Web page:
54. 54. Class Exercise: Personas Definition: Personas • What tasks might each persona attempt to complete on • What features can you imagine each persona might like on such a site? • What obstacles or pain points might they encounter? SabrinaJenny DonnyJerry Self Study ”Personas and the Role of Design Documentation" by Andrew Hinton, Boxes and Arrows, 2008/02/27
  55. 55. Lunch Break
  56. 56. Afternoon • Card Sorting • Site Maps • Page Types • Navigation • Sketching • Wireframes • Q&A Agenda
  57. 57. Card Sorting
  58. 58. “There are often better ways to organize data than the traditional ones that first occur to us. Each organization of the same set of data expresses different attributes and messages. It is also important to experiment, reflect, and choose which organization best communicates our messages.” – Nathan Shedroff, Experience Strategist Definition: Card Sorting
  59. 59. Methodology • Grouping and labeling with index cards, post it notes • Two types: Open – Participants sort cards with no pre-established categories. Useful for new architectures Closed – Participants sort cards into predetermined, provided groups. Useful for fitting content into existing architectures • Online card sorts –WebSort, OptimalSort, Socratic Goals • Organize content more efficiently • Find names for categories based on users’ perspectives Self Study "Card sorting: a definitive guide" by Donna Spencer and Todd Warfel, Boxes and Arrows, 2004/04/07 Definition: Card Sorting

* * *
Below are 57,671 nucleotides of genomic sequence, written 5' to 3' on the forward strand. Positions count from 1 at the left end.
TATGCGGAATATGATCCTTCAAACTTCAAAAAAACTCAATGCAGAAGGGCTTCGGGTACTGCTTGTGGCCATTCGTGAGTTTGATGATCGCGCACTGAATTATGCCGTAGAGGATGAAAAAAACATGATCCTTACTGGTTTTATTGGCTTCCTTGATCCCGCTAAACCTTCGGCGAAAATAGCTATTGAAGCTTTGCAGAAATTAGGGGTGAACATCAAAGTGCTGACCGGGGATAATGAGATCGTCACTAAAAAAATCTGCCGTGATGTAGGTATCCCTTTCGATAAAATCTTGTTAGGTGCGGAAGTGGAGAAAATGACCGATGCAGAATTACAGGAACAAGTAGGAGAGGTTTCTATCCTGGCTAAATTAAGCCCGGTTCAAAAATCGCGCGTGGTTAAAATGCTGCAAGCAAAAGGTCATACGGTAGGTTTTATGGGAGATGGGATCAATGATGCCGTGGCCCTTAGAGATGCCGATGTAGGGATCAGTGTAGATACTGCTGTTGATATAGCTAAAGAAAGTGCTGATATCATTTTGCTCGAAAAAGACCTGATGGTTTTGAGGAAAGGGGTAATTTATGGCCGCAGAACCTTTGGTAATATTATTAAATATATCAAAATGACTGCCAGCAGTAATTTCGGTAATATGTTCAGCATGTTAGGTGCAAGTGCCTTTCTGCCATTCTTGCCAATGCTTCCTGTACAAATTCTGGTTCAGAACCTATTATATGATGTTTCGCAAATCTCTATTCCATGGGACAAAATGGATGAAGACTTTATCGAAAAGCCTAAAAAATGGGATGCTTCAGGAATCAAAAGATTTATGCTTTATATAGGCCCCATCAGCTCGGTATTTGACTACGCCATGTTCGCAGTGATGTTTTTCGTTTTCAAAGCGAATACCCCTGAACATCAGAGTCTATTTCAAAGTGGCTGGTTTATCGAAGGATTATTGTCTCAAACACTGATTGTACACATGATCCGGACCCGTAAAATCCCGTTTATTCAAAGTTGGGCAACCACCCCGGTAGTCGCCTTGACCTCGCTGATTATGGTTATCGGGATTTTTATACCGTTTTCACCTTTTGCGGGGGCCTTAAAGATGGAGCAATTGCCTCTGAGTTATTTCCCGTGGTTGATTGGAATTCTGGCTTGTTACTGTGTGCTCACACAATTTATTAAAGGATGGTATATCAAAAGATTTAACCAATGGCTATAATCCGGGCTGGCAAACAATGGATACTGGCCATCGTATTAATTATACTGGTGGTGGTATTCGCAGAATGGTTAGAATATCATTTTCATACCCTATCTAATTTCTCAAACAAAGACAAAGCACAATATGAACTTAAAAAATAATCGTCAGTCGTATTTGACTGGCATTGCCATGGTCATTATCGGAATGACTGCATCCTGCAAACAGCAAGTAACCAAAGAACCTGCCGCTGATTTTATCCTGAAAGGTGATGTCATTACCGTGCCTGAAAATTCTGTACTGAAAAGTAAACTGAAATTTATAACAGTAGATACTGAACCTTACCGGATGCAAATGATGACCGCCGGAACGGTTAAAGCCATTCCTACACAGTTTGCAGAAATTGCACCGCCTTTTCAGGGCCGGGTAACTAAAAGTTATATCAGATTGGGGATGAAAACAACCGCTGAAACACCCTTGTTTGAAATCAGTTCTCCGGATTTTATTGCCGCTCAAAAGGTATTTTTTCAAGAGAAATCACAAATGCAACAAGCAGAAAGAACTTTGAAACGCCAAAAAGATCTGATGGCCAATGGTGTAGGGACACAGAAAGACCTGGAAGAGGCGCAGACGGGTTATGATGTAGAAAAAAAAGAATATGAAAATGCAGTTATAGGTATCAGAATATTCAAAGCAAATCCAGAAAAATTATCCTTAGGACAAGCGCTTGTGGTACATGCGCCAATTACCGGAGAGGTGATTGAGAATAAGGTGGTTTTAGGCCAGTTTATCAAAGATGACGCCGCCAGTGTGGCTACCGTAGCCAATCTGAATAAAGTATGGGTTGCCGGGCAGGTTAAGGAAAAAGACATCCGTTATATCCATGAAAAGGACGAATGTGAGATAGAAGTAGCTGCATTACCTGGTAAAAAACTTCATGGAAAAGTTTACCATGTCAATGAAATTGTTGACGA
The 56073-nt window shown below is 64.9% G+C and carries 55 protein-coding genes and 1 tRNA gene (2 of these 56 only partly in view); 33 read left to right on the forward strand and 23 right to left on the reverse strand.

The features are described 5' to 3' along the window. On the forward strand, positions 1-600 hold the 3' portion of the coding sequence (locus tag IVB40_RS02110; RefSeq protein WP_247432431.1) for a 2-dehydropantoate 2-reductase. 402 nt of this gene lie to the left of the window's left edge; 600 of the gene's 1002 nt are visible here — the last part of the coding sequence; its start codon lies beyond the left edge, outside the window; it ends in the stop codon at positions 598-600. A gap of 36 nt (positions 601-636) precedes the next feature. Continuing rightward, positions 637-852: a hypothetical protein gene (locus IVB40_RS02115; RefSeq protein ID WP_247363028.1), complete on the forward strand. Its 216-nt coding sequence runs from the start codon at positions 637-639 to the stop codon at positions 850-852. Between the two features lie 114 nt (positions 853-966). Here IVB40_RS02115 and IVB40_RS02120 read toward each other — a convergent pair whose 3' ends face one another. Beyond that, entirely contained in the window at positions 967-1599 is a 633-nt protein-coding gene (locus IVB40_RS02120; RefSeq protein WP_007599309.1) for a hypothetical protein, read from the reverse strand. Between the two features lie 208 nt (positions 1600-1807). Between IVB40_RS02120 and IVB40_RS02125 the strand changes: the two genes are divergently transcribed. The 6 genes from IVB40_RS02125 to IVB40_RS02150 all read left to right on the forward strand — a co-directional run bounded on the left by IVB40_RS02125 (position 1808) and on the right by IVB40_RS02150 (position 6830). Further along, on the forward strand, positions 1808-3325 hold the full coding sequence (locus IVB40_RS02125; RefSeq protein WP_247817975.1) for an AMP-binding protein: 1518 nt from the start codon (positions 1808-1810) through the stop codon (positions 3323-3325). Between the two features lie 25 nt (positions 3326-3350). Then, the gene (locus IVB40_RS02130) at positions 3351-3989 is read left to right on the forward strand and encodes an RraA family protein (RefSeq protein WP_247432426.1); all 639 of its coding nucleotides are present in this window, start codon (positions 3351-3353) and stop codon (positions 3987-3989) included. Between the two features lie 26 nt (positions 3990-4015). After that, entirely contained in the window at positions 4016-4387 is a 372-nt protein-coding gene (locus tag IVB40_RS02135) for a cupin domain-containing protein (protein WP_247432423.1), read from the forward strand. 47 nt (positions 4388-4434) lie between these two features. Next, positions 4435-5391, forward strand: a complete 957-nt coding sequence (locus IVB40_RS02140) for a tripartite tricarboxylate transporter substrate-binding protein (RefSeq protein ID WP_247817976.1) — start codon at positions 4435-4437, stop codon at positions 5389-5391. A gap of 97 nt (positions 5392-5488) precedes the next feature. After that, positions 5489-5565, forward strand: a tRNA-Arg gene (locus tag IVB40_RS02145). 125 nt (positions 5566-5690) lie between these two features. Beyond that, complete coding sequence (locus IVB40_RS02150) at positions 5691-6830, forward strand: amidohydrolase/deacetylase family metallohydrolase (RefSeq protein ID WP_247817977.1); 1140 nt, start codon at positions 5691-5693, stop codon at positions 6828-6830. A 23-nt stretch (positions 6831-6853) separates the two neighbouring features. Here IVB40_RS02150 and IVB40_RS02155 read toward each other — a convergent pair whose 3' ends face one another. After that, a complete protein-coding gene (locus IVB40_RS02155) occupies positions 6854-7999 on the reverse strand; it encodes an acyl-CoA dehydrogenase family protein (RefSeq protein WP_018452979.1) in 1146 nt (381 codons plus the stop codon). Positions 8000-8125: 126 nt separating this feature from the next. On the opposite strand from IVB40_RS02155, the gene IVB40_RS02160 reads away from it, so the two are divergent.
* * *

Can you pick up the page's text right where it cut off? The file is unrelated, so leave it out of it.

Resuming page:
60. 60. Case Studies: • Wachovia Wealth Management Group • American Red Cross • Mercedes Benz Definition: Card Sorting
  61. 61. Class Exercise: As individuals: • Take 5 minutes to think of all the events a person could attend • Write each event you come up with on a Post- It note Definition: Card Sorting
  62. 62. Class Exercise: Now, as a group: • Take a few minutes to organize your events into categories (group & label them) • Then we’ll share some categories Definition: Card Sorting
  63. 63. Characteristics & Findings: • Looking for redundancies • Lumping and splitting • Outliers and miscellaneous items • Placing items in multiple categories • Categories versus filters –E.g. Free, Family, Outdoors • Unique but intuitive labels –E.g. Geeks Definition: Card Sorting
  64. 64. Next Steps: With the results of a card sort we then can: • Build consensus • Refine terminology • Create a site map • Help define navigation Definition: Card Sorting
  65. 65. Post-It Plus This new app from 3M allows you to scan your Post-It Notes, organize and share them. Definition: Card Sort Tools
  66. 66. Design
  67. 67. Site Maps